MANILA, Philippines — Airbus, a multinational aerospace corporation, sees the Philippines as a rising market…
A local market keeps a PH food company going.
Despite rising raw material prices brought on major developments outside the Philippines, Filipino food giant Monde Nissin Corporation has managed to stay alive.
Monde Nissin chief financial officer Jesse Teo said in a press conference that supply delays and a significant increase in input costs affected the company’s profit in the first quarter.
“Input costs in the important region have risen by more than 20%. “For every 10% increase in the primary raw materials that we have from oil and beef, it’s a 1.5 percent margin impact to our business,” Teo added.
The publicly-traded company recorded a 7.2 percent growth in consolidated revenues to PHP18.3 billion from January to March 2022. In the same period, its net income fell 13.5 percent to PHP2.1 billion.
Company CEO Henry Soesanto stated that the company is enthusiastic about its prospects, but that it would continue to examine the dangers posed by rising commodity costs.
“While we had a solid start to the year and remain enthusiastic about the pace of growth we’re witnessing,” Soesanto said, “commodity inflation is a concern for our APAC BFB (Asia-Pacific Branded Food and Beverage) company, and it’s something we’ll proactively address to as the year unfolds.”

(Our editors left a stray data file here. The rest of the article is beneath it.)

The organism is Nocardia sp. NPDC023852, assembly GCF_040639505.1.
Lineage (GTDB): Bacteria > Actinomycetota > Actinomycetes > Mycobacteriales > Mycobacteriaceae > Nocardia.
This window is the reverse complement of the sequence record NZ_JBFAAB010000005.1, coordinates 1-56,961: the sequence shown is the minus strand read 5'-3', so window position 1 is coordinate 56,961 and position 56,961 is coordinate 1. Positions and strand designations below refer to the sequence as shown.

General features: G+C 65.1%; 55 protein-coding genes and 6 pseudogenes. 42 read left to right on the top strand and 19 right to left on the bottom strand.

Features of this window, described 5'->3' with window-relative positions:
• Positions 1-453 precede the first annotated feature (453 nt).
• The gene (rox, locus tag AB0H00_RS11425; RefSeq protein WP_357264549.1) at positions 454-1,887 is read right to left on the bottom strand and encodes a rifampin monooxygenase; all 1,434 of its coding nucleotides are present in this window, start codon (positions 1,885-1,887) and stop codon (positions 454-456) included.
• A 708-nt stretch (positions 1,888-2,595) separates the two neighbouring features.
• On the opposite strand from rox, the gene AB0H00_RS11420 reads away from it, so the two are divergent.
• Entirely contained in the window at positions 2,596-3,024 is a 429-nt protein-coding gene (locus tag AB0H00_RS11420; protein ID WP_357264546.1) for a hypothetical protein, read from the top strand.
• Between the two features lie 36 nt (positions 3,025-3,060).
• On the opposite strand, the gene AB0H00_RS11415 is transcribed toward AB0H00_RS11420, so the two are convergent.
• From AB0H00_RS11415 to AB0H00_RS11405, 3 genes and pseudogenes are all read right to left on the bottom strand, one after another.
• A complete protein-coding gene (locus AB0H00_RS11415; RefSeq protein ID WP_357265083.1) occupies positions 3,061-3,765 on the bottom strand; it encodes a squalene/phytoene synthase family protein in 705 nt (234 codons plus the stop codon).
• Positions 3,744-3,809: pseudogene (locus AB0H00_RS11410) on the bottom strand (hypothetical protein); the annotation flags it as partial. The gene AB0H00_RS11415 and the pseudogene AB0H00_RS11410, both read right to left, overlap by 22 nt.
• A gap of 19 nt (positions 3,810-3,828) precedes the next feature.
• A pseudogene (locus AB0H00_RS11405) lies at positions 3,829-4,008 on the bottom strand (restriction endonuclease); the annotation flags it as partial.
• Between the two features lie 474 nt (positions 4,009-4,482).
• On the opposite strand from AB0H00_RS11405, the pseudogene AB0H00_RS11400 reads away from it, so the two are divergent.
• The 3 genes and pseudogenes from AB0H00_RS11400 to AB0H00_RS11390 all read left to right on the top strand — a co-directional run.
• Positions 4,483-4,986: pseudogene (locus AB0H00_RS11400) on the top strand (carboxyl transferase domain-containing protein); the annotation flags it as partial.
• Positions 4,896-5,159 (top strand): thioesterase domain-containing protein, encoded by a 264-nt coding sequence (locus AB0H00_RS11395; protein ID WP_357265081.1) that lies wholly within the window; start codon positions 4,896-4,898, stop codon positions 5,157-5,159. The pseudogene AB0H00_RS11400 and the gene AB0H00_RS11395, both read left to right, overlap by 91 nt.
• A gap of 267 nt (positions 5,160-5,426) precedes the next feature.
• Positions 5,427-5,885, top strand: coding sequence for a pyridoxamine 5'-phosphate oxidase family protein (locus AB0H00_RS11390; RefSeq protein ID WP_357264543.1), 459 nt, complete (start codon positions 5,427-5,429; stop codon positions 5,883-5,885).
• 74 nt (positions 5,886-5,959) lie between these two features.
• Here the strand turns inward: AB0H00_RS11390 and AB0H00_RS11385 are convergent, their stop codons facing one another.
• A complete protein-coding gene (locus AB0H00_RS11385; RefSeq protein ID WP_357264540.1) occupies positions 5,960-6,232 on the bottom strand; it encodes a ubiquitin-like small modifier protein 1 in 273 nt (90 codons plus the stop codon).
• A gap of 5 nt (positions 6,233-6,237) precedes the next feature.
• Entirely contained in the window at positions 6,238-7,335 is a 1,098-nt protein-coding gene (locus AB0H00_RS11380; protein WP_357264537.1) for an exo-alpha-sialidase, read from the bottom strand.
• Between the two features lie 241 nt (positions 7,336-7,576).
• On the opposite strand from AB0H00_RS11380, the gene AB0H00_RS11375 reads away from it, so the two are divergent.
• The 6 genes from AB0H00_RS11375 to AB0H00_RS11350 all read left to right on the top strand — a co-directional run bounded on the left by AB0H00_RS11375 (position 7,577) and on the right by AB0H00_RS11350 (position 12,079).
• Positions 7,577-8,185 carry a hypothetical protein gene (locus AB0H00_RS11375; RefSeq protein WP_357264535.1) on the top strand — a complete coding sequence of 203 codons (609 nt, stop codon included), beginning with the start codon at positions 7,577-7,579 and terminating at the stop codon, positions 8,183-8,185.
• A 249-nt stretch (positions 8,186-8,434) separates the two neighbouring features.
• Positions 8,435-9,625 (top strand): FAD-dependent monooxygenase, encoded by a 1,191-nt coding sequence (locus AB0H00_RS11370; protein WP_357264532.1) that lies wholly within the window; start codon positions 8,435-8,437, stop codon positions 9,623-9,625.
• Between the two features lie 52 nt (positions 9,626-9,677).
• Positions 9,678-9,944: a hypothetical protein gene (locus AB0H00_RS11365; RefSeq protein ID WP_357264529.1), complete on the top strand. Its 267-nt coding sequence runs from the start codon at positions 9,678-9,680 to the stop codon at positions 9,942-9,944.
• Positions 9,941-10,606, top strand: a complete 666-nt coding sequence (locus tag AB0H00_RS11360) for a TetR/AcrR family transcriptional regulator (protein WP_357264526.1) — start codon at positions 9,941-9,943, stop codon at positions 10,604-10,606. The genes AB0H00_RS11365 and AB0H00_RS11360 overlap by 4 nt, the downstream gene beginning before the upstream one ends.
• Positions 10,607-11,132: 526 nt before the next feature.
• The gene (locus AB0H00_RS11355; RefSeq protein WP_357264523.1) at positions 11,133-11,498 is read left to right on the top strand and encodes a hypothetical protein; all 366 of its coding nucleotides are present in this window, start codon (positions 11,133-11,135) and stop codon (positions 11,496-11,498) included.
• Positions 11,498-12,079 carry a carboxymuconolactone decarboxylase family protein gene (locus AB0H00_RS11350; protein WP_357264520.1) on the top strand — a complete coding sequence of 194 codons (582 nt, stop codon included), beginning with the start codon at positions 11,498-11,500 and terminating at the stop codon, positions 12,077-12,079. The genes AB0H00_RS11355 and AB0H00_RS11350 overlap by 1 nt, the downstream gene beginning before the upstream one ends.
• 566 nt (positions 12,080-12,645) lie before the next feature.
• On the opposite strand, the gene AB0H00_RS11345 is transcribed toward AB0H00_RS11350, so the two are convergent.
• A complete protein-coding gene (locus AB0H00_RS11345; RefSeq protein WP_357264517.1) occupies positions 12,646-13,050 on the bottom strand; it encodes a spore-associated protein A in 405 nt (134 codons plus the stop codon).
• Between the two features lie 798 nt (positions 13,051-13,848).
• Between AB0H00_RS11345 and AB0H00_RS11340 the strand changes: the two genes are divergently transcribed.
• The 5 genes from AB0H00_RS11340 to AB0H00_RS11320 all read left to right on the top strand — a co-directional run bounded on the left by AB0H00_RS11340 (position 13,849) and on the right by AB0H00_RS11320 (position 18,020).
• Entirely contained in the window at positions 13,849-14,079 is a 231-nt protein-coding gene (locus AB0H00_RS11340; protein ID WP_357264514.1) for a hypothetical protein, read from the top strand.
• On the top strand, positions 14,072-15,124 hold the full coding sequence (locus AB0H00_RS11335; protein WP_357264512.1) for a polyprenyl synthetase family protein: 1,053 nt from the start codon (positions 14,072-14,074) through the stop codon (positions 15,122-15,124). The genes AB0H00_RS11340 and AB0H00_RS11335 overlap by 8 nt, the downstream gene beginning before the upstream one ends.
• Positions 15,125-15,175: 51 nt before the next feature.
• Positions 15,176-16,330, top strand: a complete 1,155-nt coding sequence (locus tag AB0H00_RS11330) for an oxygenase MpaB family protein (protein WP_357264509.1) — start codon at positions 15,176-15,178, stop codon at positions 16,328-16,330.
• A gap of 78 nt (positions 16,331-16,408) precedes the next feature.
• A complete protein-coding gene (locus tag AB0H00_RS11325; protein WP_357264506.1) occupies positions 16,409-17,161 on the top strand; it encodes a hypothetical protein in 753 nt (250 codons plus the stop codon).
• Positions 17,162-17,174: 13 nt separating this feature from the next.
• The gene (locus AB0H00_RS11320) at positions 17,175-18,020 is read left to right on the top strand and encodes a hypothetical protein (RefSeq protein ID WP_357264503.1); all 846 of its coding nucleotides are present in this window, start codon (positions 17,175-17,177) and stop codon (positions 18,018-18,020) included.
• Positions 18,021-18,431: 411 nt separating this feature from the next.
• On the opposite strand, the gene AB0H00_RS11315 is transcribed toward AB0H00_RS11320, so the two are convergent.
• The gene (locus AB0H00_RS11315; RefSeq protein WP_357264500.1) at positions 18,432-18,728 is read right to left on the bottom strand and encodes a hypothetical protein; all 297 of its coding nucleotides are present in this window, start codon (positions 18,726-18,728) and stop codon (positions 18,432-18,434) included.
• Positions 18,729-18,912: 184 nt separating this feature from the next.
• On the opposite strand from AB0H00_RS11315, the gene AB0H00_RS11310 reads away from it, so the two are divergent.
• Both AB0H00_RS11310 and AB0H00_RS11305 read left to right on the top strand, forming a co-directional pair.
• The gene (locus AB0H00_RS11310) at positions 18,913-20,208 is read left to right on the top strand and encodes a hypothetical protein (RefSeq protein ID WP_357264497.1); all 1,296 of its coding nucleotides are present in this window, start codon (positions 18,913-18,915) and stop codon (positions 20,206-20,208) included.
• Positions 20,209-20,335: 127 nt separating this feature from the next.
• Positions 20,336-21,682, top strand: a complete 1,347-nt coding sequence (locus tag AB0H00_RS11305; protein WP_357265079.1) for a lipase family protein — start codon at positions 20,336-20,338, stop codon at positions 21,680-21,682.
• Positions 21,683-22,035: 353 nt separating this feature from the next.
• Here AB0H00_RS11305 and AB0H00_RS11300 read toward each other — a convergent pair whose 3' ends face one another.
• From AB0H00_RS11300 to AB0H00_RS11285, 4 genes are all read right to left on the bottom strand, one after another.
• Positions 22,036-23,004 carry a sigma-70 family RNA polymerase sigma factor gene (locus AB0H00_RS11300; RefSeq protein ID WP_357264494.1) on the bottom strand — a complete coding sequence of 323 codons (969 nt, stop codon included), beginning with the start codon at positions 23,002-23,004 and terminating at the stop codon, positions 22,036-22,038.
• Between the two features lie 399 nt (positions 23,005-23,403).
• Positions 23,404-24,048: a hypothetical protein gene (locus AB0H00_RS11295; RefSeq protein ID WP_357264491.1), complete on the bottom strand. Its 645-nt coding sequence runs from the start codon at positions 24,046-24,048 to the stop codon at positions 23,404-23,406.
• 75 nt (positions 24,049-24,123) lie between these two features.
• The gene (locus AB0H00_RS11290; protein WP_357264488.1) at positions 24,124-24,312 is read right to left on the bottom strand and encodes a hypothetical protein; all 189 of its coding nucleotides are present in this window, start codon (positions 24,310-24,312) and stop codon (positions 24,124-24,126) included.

Teo claims that the company’s worldwide operations are being hampered by a lack of shipping containers owing to pandemic-related regulations in China.
“Our products were gaining traction before the shipping container problem, and we anticipate being able to take up where we left off once the situation is over.” Our domestic business, which is still part of the worldwide business, is performing well. Teo stated, “It’s expanding, and it’s increasing through share increase.” “However, we’d like to see these little enterprises help us develop.”